Deported Ugandans stranded at Entebbe over Covid-19 test fees

courtesy photo

Over 40 migrant workers who were deported from Saudi Arabia on Thursday have been held at Entebbe International Airport over failure to pay for the mandatory COVID-19 tests.

Uganda commenced mandatory COVID-19 testing for all arriving passengers last Wednesday. Children under six years and vaccinated airline crews are exempted from taking the tests. Each arriving passenger is expected to pay 30 US Dollars or its equivalent of shillings 105,000.

However, Emmanuel Ainebyoona the spokesperson for the ministry of Health says deportees with documentation are supposed to be tested at zero cost.

But on Wednesday, 43 deportees were asked to pay for the tests or risk sleeping at the airport. The deportees landed around 1 pm aboard Ethiopian Airlines.

But the first deportee departed the airport at 7 pm. This was after her mother and sister mobilized funds for the test.

Her mother, very bitter about waiting for her daughter from 9am on Wednesday said the government should have some compassion. “These people do not have any money. Their phones and personal belongings were confiscated when they were put in deportation centres in Saudi Arabia. So how will some of them pay for these tests when they cannot even contact their relatives?”

Some of the deportees who spoke to our reporter but did not want their names revealed said they are disappointed with the government.

Hamidah and Eve, who say they spent four and nine months respectively in deportation centres made it clear that government should not have asked them to pay for the tests.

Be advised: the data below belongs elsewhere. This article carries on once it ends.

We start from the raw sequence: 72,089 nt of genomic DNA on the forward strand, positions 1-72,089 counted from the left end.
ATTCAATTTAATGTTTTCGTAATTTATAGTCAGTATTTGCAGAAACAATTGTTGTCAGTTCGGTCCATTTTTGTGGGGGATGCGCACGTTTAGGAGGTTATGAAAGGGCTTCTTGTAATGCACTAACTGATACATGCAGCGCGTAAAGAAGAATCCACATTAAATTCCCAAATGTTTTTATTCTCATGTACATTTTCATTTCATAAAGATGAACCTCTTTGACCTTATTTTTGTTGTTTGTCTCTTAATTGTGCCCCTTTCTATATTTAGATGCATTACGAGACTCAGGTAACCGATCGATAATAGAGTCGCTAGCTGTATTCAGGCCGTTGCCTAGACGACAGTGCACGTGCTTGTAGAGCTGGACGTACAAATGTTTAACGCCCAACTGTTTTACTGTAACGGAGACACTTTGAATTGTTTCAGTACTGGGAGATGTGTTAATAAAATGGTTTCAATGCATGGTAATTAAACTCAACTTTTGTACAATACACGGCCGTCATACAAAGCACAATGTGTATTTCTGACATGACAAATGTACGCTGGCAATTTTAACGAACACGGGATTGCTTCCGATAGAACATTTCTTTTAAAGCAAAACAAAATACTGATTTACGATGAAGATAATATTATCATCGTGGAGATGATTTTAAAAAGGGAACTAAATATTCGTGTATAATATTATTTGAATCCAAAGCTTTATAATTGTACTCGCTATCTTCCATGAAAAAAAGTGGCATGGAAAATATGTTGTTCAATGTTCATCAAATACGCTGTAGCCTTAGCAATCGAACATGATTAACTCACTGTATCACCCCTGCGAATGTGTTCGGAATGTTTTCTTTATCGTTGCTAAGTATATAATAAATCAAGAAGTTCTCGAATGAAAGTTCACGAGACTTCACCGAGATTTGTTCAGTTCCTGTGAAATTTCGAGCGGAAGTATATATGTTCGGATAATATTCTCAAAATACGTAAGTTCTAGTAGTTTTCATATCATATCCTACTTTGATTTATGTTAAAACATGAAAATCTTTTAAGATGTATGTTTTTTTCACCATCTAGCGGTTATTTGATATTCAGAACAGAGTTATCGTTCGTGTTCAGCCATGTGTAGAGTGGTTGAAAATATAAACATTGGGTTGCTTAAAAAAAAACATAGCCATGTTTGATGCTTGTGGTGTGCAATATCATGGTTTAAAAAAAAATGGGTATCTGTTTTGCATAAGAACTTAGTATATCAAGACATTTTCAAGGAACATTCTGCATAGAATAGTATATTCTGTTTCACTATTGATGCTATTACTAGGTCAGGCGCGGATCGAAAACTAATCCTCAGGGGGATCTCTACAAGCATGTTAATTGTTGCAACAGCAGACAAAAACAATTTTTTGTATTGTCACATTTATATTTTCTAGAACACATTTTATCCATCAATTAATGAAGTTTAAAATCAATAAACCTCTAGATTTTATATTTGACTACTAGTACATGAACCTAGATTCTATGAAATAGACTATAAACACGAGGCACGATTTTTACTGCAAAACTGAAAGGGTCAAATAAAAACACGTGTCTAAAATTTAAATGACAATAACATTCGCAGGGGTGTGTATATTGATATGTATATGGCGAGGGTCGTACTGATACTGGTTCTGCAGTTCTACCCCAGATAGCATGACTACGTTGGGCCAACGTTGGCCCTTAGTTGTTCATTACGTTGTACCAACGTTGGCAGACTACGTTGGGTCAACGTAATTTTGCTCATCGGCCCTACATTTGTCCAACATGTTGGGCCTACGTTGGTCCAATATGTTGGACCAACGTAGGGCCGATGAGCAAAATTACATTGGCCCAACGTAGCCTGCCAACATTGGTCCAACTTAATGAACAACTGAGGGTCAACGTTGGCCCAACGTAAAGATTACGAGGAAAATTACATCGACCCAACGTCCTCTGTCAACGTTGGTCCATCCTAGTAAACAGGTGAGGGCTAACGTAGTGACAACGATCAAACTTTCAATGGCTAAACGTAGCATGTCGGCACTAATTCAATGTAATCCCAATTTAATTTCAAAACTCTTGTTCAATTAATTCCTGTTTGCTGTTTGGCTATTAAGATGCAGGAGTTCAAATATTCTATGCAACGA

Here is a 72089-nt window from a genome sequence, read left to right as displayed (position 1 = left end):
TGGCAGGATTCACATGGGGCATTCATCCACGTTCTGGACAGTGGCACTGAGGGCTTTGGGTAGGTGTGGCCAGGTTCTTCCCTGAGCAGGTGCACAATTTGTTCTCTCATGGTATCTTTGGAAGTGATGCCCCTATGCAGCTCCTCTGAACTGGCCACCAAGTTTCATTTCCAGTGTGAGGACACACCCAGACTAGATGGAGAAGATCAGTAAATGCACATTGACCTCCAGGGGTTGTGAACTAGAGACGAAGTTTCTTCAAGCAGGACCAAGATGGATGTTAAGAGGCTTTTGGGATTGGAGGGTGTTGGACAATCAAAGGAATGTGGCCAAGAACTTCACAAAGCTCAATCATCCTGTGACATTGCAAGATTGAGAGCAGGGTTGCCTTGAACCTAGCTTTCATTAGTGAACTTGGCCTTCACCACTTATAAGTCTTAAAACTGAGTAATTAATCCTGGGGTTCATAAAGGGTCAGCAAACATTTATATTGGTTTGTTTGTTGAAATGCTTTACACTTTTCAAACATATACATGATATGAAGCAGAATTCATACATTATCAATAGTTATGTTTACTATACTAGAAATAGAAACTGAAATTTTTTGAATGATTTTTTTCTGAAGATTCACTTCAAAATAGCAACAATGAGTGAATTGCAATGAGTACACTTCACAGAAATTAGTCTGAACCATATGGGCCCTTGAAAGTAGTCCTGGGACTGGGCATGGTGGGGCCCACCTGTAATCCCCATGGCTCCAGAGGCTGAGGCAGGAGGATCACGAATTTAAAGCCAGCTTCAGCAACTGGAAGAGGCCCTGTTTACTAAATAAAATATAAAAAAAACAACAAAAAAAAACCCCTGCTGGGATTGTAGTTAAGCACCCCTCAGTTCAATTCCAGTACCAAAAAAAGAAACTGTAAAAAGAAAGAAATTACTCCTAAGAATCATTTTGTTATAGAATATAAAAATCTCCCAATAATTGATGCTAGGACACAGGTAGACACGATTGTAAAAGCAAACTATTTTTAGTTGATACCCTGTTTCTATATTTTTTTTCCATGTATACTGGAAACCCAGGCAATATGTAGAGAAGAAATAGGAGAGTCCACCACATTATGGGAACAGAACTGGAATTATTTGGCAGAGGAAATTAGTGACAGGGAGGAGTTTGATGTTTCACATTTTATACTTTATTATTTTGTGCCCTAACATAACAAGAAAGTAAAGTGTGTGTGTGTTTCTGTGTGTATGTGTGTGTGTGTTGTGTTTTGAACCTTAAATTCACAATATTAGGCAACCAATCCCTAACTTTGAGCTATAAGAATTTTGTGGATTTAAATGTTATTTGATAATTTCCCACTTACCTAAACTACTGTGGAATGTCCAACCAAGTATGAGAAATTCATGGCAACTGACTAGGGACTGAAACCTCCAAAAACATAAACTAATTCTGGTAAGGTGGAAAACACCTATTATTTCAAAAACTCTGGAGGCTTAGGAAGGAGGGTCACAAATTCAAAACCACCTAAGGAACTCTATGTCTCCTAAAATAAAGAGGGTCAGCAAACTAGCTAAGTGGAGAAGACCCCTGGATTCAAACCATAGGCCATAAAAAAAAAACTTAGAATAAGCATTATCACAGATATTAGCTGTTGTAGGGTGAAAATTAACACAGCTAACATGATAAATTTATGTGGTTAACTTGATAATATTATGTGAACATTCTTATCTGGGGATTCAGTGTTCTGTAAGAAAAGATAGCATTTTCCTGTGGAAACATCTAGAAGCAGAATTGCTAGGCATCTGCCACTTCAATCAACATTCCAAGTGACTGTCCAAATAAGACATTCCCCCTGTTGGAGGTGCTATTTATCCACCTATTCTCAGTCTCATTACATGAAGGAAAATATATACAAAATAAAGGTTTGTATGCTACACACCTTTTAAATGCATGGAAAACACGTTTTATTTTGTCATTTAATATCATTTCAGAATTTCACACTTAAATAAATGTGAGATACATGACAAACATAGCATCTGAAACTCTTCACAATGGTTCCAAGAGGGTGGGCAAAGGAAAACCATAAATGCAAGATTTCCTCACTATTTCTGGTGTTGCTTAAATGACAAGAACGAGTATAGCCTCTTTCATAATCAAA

Hamidah, aged 35 years, says her employer dumped her on the streets because she had demanded payment of her salary arrears of three months.

“When I insisted, my boss drove me out of his home and left me on the street. I didn’t know anybody or even where I was. I was later arrested by police where I spent one month in detention and another three months in the deportation centre until I was deported with other Ugandans on Thursday.” She opposes charging deportees because she says they are already in distress.

Eve, aged 23years, shares a similar story, saying her employer became hostile and the working conditions were unbearable. “I would sleep for only three hours and work for the rest of the time, yet I was not being paid. So when I requested for reduced working hours and my salary arrears of four months, I was thrown out.”

She said she pleaded with security officers to release her without paying for the tests. “I was surprised that the police officers allowed me and two other girls to exit without paying money. But this was after we had begged for some time.”

The duo departed the airport after 10 pm because other passengers came to their rescue and paid for their tests.

However, eleven deportees were still stranded at the airport by the time of filing this story.

They are mainly Ugandans who have failed to contact their relatives or friends to raise money for the tests because they do not have phones.

Meanwhile, three girls who returned from Saudi Arabia say they are also stranded at the airport because they do not have money for the COVID-19 tests.

Zaina Namissi, who was a domestic worker, says it is sad that she was tortured abroad and being subjected to inhuman treatment at home.

She says her employer did not pay her salary arrears of four months. She departed for Saudi Arabia early this year. But by August, she had fallen out with her employer, resulting in her eventual return to Uganda.

The deportees and those returning from work decry long working hours, non-payment, harsh and rude employers, and sickness as some of the reasons they could have failed to complete their contracts of two years in Saudi Arabia.

Officials from the health and gender ministries were yet to comment about the matter by the time of filing this story.

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